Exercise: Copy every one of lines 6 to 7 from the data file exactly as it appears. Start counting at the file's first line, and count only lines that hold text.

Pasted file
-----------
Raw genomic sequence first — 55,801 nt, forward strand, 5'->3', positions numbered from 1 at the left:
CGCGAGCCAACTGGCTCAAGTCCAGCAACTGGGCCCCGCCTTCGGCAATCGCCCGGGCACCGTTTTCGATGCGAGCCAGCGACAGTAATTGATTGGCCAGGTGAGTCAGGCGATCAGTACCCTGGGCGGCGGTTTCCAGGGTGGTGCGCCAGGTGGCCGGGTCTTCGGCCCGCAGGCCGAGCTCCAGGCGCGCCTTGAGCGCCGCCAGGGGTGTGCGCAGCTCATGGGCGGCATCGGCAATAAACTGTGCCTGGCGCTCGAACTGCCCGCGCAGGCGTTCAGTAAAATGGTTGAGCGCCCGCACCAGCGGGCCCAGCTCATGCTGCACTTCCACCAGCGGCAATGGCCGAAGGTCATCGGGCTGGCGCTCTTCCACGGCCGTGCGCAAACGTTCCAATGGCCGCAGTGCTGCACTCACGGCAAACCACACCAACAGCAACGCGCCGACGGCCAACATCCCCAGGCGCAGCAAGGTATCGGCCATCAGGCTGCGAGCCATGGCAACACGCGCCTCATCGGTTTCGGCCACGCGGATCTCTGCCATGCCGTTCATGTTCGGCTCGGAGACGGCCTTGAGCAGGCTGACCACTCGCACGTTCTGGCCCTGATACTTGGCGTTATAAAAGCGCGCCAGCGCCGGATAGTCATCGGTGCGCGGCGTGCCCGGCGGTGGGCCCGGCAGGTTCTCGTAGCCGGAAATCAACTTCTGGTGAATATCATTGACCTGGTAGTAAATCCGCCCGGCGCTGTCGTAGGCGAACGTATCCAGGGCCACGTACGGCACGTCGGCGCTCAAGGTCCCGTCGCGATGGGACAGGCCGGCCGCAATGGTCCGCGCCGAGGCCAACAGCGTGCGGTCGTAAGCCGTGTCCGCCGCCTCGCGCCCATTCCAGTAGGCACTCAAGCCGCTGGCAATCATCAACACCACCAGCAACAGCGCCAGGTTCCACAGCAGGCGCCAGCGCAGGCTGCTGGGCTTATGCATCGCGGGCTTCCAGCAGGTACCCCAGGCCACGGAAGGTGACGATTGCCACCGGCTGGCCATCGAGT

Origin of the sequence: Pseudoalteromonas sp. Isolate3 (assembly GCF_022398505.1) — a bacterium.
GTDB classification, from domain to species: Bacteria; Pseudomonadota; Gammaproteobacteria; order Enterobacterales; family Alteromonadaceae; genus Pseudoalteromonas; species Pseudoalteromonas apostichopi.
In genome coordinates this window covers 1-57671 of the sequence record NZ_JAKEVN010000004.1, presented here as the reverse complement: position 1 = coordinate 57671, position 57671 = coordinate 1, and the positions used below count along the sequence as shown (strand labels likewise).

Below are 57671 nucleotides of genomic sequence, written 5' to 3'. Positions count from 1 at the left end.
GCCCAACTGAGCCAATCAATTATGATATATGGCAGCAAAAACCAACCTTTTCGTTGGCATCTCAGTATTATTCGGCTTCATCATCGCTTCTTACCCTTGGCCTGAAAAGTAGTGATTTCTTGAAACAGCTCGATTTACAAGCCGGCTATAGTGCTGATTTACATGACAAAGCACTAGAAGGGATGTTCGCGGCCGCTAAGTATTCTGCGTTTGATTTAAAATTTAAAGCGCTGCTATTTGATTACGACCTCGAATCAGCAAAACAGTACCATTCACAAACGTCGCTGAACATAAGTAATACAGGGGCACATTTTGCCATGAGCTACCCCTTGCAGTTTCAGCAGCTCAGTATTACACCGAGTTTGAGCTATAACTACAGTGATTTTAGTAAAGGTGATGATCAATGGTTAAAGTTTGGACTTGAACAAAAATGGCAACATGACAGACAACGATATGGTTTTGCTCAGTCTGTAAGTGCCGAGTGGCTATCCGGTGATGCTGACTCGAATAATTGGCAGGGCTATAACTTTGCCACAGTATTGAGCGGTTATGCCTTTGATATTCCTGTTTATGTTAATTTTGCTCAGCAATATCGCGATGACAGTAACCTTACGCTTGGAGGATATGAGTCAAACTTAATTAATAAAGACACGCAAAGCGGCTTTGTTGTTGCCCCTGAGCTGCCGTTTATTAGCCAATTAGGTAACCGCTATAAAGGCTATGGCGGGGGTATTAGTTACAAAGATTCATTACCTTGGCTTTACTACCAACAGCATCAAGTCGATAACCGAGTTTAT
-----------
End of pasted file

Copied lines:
Below are 57671 nucleotides of genomic sequence, written 5' to 3'. Positions count from 1 at the left end.
GCCCAACTGAGCCAATCAATTATGATATATGGCAGCAAAAACCAACCTTTTCGTTGGCATCTCAGTATTATTCGGCTTCATCATCGCTTCTTACCCTTGGCCTGAAAAGTAGTGATTTCTTGAAACAGCTCGATTTACAAGCCGGCTATAGTGCTGATTTACATGACAAAGCACTAGAAGGGATGTTCGCGGCCGCTAAGTATTCTGCGTTTGATTTAAAATTTAAAGCGCTGCTATTTGATTACGACCTCGAATCAGCAAAACAGTACCATTCACAAACGTCGCTGAACATAAGTAATACAGGGGCACATTTTGCCATGAGCTACCCCTTGCAGTTTCAGCAGCTCAGTATTACACCGAGTTTGAGCTATAACTACAGTGATTTTAGTAAAGGTGATGATCAATGGTTAAAGTTTGGACTTGAACAAAAATGGCAACATGACAGACAACGATATGGTTTTGCTCAGTCTGTAAGTGCCGAGTGGCTATCCGGTGATGCTGACTCGAATAATTGGCAGGGCTATAACTTTGCCACAGTATTGAGCGGTTATGCCTTTGATATTCCTGTTTATGTTAATTTTGCTCAGCAATATCGCGATGACAGTAACCTTACGCTTGGAGGATATGAGTCAAACTTAATTAATAAAGACACGCAAAGCGGCTTTGTTGTTGCCCCTGAGCTGCCGTTTATTAGCCAATTAGGTAACCGCTATAAAGGCTATGGCGGGGGTATTAGTTACAAAGATTCATTACCTTGGCTTTACTACCAACAGCATCAAGTCGATAACCGAGTTTAT